Medicine is one of the greatest contributors to genetic load, because it blocks purifying selection. The left-hand graph shows how much modern medicine and public health has reduced death rates (in Australia), especially in the first few years of life. Although it may seem harsh to say so, early deaths kept genetic load in balance by removing deleterious alleles from the gene pool. According to one study, if approximately 16 percent of each generation fails to reproduce, that removes enough de novo mutations to maintain balance.
However, now that so many more people are surviving to child-bearing age, many unfavorable conditions are increasing. Gene pool deterioration is most obvious in heritable conditions that were once fatal but now are not. For example, before the development of insulin treatment, babies born with Type I diabetes died before reaching maturity, whereas now they can survive and have children. In many countries, Type I diabetes is increasing at roughly 5 percent a year, and in Finland, it increased 338 percent over a 32-year period in children ages one to four. These rates are clearly far more rapid than genetic change in the population, so such increases appear to be the result of a combination of increased genetic load and little-understood environmental factors.
In the distant past, deafness could have been a lethal condition if it meant an inability to hear an approaching predator. More recently, it made it difficult to find a spouse. Now, advanced countries have special schools for deaf people where they meet and marry other deaf people. This further propagates undesirable alleles.
Asthma and allergies do not usually kill people, but before the development of modern treatments, they undoubtedly reduced reproductive success. Now, they need not interfere with reproduction, and their incidence is rising. Asthma has at least tripled over the past 25 years, and now affects more than 22 million Americans. Allergies are also increasing, with such things as peanut allergies–virtually unheard of 50 years ago–appearing in day care centers and schools. Both asthma and allergies are heritable.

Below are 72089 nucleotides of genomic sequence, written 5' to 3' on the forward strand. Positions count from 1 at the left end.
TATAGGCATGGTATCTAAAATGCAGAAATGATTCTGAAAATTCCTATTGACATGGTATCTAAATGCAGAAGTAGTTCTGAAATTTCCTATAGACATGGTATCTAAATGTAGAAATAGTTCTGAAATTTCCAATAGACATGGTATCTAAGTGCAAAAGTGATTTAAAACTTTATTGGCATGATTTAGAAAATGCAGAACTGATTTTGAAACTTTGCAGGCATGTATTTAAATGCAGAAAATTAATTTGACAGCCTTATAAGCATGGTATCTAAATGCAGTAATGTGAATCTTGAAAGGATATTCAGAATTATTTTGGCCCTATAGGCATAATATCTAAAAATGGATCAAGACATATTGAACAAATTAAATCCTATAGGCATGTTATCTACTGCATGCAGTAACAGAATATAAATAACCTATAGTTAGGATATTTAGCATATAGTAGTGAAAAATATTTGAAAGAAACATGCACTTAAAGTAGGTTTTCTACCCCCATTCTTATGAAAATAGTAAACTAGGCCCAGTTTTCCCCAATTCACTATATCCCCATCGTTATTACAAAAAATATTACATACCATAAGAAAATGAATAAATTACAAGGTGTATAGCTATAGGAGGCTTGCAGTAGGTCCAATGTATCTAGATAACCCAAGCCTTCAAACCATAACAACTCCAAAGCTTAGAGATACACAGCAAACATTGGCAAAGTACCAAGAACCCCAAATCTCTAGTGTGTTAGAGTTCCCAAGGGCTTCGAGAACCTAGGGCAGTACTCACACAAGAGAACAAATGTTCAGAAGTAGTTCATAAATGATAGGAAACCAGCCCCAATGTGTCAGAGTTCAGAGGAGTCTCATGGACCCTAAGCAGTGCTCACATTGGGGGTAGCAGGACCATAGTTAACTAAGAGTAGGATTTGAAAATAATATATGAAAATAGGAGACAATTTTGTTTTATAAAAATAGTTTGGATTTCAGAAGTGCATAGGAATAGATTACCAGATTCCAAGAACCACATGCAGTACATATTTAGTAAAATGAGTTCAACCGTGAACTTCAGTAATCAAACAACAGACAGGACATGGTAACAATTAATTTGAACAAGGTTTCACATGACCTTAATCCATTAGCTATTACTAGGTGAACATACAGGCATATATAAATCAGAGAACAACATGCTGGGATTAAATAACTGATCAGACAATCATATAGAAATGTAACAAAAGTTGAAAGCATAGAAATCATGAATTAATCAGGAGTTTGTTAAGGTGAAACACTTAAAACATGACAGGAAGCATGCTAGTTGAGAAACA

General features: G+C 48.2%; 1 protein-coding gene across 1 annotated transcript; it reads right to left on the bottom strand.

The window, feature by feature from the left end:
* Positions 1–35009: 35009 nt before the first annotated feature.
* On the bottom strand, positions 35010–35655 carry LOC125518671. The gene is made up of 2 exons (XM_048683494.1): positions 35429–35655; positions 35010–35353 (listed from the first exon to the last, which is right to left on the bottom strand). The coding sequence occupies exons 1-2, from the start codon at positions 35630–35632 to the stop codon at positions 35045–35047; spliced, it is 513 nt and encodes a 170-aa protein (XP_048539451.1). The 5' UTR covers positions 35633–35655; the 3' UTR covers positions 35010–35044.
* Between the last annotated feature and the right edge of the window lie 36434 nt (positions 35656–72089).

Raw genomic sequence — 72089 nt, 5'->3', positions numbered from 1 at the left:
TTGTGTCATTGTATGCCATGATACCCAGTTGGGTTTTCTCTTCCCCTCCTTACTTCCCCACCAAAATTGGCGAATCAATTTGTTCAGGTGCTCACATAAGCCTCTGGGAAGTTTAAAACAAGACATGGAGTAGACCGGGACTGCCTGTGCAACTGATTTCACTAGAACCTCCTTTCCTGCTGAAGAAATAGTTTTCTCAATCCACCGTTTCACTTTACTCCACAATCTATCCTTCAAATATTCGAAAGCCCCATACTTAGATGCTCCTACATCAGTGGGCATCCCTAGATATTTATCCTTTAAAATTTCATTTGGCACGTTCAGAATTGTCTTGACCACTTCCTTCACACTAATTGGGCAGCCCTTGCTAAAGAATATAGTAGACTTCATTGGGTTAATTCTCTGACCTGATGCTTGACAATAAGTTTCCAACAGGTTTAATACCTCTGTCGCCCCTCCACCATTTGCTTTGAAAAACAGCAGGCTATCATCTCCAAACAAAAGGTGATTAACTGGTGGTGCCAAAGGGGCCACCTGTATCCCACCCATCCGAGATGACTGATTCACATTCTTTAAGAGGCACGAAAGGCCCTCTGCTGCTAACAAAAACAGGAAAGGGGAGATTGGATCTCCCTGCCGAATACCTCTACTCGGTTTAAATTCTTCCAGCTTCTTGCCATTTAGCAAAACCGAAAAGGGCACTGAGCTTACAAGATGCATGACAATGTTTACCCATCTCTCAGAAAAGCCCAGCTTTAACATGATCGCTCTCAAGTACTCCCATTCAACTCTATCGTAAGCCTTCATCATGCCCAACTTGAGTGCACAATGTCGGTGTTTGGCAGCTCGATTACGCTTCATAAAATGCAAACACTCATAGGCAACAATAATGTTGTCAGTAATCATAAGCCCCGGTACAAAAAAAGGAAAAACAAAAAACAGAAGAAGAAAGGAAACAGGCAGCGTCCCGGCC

A rigorous investigation by the Mayo Clinic found that the incidence of celiac disease (CD) has increased 450 percent in the United States since 1950. CD is highly heritable, and now affects one in 133 Americans (0.75 percent). Its incidence continues to grow, and people with the condition must avoid food with gluten. The Mayo Clinic found that if they were unaware of their condition they were four times more likely than those without it to die over a 45-year period.
Twin studies have shown that autism is highly heritable, and its frequency in the United States has increased 600 percent since mid-’70s. Half of this growth is attributed to better diagnosis and awareness of the condition; the other half remains a mystery. People have proposed various environmental causes but there is strong evidence that accumulated genetic load is partly responsible: One study suggests that 10 percent of cases are due to de novo variants.
Similarly, recent research has found that the number of genes expressed in the brain is compromised by de novo mutations in people with autism, and that older parents are more likely to have autistic children. It may be that autism is increasing more rapidly than the accumulation of genetic load because of the highly interconnected nature of the genes that affect the brain. It may be that the number of mutations above a certain threshold can cause the entire neuronal network to function abnormally, thus leading to autism and possibly other neurological conditions.